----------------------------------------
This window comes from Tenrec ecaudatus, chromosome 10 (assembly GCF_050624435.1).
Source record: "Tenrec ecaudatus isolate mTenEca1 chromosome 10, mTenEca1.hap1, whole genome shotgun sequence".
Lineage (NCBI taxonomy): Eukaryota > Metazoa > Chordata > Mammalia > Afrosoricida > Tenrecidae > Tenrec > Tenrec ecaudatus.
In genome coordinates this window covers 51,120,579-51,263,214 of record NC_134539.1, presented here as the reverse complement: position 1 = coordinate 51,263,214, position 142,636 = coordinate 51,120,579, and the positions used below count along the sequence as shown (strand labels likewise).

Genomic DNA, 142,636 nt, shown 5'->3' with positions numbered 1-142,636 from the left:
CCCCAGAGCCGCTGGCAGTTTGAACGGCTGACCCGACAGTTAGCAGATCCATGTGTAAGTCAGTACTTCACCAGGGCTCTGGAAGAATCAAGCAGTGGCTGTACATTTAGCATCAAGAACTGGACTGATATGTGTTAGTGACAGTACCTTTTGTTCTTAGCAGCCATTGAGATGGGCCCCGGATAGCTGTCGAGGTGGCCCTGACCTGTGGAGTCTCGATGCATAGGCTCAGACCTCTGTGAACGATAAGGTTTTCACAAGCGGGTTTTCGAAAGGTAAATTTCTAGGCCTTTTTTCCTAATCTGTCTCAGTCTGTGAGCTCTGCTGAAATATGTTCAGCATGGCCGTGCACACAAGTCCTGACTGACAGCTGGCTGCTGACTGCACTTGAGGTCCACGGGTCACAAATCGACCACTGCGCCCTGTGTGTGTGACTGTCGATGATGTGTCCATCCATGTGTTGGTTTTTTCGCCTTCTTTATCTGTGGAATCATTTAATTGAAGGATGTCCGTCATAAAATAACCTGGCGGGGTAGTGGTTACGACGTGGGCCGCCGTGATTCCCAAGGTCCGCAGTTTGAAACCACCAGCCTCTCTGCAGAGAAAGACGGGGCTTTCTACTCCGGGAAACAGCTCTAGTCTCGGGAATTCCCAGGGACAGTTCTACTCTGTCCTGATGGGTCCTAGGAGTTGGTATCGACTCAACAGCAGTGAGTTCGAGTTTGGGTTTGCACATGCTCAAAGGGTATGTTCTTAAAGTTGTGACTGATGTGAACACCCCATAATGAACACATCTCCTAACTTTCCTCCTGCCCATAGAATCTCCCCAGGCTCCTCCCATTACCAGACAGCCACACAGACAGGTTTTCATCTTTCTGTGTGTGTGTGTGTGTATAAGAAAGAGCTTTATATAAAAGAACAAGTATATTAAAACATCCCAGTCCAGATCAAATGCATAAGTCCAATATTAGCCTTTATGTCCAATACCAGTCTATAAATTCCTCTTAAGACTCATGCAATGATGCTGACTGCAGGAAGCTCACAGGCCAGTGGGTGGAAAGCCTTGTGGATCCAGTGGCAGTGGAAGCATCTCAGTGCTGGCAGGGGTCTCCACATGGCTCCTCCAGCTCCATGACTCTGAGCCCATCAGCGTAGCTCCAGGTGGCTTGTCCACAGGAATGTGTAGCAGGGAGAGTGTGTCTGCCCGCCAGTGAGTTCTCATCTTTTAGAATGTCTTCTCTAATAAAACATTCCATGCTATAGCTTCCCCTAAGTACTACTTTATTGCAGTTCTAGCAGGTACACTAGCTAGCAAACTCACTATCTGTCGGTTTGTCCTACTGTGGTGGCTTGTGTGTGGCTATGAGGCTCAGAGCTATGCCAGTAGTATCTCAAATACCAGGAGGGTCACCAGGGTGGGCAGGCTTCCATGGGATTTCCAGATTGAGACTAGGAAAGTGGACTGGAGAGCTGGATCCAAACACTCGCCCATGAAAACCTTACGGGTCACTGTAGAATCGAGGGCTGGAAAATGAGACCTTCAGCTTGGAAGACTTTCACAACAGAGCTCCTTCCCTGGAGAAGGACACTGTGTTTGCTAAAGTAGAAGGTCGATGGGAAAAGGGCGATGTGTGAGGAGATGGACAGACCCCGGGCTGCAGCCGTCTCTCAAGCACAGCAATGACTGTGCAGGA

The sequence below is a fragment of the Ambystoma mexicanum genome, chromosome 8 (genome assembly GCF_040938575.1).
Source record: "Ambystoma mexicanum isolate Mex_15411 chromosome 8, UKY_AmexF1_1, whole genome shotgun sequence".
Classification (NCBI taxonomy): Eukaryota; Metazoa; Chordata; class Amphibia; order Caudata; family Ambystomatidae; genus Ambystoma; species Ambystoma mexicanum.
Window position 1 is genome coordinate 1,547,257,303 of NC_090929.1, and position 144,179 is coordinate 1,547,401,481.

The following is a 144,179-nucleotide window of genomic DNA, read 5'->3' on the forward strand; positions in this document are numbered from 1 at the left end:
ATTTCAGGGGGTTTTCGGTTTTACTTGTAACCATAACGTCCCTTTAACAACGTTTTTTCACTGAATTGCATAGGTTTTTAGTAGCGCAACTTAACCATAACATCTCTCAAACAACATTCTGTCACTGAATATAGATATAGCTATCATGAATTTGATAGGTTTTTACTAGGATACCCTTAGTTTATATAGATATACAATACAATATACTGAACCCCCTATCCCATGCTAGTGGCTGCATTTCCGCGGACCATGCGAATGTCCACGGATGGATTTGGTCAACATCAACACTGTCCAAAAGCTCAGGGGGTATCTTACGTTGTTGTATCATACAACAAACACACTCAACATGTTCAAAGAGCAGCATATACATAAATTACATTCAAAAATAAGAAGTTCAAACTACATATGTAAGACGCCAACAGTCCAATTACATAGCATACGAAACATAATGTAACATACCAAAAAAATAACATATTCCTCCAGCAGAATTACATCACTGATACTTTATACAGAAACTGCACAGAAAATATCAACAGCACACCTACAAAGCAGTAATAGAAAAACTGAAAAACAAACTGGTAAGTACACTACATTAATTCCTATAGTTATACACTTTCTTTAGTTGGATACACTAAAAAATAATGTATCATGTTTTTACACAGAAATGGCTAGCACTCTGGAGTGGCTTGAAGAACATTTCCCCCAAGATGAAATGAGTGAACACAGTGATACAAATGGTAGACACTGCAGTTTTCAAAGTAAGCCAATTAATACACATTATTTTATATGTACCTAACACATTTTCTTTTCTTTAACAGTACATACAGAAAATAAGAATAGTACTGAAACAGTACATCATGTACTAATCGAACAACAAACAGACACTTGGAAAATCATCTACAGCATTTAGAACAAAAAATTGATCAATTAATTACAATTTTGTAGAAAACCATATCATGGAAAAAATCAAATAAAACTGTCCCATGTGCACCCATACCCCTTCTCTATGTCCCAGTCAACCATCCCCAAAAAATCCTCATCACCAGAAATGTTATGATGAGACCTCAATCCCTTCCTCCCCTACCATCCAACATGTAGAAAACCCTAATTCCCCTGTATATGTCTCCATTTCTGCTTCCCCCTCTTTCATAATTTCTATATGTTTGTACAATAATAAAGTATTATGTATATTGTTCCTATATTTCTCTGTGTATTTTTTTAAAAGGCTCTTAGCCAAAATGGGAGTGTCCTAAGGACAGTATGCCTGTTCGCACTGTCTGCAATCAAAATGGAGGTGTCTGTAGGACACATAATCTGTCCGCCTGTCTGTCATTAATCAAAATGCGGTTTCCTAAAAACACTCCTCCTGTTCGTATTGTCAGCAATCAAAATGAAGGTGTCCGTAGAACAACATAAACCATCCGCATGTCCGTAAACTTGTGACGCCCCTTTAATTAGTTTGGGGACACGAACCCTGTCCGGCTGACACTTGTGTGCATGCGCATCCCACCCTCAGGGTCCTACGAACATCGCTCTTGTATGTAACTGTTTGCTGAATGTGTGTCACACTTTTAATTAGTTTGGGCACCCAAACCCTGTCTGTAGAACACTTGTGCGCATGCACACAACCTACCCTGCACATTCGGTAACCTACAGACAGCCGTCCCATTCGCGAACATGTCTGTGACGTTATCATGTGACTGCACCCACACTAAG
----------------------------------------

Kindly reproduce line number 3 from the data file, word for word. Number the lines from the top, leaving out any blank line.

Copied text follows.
Lineage (NCBI taxonomy): Eukaryota > Metazoa > Chordata > Mammalia > Afrosoricida > Tenrecidae > Tenrec > Tenrec ecaudatus.